"Greasy Lake" tells the story of three 19-year-olds (the narrator, Jeff, and Digby) who drive up to Greasy Lake, a local hangout, late one light to see if they can find any last-minute excitement before they head home. They find much more than they anticipated. Before they head home in the early morning, it is clear, as the story's Bruce Springsteen epigram suggests, that they have been "about a mile down on the dark side of Route 8." The criminal offenders that I have talked with usually enjoy this story and identify with it, in part because it is a journey from innocence to experience and in part because it represents an adventure that leads to the thrill of danger and its consequences.
The story opens with the image of three young men creating their identity from the cultural signs of the times. They are trying to project an image of being "dangerous characters" because it is "good to be bad." We learn quickly, though, that these boys are typical middle class, suburban types, going to college, borrowing their parents' Bel Air car, and living at home over the summer. When they get to Greasy Lake though, they lose their keys, and, metaphorically at least, their footing in the darkness. It is as if they have entered a new territory of consciousness and experience, and for them it is frightening and exhilarating at the same time.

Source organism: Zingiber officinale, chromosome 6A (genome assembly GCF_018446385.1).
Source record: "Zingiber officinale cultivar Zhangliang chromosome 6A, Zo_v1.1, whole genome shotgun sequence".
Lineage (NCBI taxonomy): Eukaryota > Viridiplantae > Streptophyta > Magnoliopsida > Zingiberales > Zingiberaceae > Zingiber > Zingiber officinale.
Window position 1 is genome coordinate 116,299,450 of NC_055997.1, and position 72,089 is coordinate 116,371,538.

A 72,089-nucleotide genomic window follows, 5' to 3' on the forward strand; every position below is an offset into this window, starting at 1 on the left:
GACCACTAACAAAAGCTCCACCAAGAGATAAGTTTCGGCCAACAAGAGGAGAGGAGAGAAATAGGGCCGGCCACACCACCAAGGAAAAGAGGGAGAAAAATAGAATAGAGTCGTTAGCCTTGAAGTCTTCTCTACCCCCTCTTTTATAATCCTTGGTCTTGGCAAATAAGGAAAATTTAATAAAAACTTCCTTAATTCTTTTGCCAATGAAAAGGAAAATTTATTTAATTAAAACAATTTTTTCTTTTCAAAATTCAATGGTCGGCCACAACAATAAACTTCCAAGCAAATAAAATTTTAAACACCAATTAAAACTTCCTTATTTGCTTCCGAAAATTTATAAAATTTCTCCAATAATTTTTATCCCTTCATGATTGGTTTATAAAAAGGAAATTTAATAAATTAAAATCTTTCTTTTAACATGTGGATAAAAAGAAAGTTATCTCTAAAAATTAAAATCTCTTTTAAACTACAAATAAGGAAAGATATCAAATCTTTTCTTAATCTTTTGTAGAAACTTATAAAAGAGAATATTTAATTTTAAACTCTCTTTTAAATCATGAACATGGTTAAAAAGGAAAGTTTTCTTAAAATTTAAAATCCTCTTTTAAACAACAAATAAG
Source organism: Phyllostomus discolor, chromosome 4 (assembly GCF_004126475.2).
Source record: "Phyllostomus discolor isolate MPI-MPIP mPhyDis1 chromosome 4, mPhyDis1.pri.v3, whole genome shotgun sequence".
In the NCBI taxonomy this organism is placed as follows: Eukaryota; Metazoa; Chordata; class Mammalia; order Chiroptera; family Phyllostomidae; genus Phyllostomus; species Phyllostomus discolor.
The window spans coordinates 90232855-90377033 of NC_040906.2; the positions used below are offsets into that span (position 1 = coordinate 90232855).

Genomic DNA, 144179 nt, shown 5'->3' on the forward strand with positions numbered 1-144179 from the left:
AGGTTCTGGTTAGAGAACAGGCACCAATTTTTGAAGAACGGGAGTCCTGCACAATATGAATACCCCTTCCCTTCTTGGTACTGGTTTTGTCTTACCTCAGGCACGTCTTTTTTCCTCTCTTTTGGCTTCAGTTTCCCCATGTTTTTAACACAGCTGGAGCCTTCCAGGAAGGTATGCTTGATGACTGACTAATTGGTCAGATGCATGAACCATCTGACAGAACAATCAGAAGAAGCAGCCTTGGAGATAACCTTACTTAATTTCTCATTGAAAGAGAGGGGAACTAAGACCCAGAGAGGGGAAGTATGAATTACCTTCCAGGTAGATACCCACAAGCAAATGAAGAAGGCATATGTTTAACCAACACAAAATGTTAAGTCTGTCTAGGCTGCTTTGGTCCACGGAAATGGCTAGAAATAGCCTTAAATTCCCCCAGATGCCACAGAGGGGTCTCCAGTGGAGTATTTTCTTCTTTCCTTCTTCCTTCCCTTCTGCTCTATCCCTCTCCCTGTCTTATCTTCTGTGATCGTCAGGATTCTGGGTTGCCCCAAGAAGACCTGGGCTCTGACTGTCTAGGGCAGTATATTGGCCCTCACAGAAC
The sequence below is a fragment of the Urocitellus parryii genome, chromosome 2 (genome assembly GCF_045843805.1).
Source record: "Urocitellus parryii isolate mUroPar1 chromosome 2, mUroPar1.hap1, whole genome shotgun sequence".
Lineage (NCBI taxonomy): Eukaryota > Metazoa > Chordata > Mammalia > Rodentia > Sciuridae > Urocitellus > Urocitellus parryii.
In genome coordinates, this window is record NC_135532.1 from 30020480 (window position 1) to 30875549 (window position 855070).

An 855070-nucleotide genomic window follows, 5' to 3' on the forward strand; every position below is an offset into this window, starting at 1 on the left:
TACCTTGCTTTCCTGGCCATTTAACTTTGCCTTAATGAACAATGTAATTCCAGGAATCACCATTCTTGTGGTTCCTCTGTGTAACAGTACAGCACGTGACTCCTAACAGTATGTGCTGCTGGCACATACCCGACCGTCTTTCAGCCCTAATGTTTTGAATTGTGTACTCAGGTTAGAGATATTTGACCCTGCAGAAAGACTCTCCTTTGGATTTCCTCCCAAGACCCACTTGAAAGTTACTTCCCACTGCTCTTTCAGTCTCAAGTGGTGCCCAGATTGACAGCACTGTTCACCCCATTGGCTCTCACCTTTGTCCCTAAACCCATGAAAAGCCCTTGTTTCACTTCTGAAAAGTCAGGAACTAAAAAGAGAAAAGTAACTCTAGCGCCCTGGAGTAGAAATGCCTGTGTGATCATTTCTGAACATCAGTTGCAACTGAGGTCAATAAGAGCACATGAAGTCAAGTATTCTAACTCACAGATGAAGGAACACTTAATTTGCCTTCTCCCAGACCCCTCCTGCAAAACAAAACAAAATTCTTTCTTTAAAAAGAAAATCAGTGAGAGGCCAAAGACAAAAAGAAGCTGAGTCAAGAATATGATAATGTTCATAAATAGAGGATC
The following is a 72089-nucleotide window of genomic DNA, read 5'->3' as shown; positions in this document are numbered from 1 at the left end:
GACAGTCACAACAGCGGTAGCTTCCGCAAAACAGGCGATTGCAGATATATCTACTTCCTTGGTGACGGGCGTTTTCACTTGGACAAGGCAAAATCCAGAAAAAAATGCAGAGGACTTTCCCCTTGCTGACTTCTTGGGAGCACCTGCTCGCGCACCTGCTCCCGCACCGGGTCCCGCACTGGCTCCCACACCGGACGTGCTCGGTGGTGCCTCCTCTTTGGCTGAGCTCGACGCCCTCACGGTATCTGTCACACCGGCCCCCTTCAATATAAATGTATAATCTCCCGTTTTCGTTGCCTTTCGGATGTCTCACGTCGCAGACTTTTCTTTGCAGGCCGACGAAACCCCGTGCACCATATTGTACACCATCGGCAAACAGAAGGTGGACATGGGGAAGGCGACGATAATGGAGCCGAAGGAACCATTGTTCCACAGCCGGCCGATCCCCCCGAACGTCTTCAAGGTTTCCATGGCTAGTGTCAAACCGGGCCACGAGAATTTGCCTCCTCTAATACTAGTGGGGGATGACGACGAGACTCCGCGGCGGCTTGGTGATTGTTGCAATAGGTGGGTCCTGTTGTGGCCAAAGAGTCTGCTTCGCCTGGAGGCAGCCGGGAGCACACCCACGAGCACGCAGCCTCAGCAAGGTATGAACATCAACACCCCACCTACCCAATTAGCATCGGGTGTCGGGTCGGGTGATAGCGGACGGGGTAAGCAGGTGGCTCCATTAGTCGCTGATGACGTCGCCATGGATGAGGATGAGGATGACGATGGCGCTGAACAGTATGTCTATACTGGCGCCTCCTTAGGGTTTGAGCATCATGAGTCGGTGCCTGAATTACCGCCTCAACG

At Greasy Lake, the boys get into a fight with "a bad greasy character," whom the narrator in a terrifying rage hits with a tire iron, knocks out, and for awhile assumes he has murdered. Pumped by primal instinct, the three boys then attack the greaser's girlfriend, who is saved only by the lights on a car filled with another group of young men pulling into the parking lot.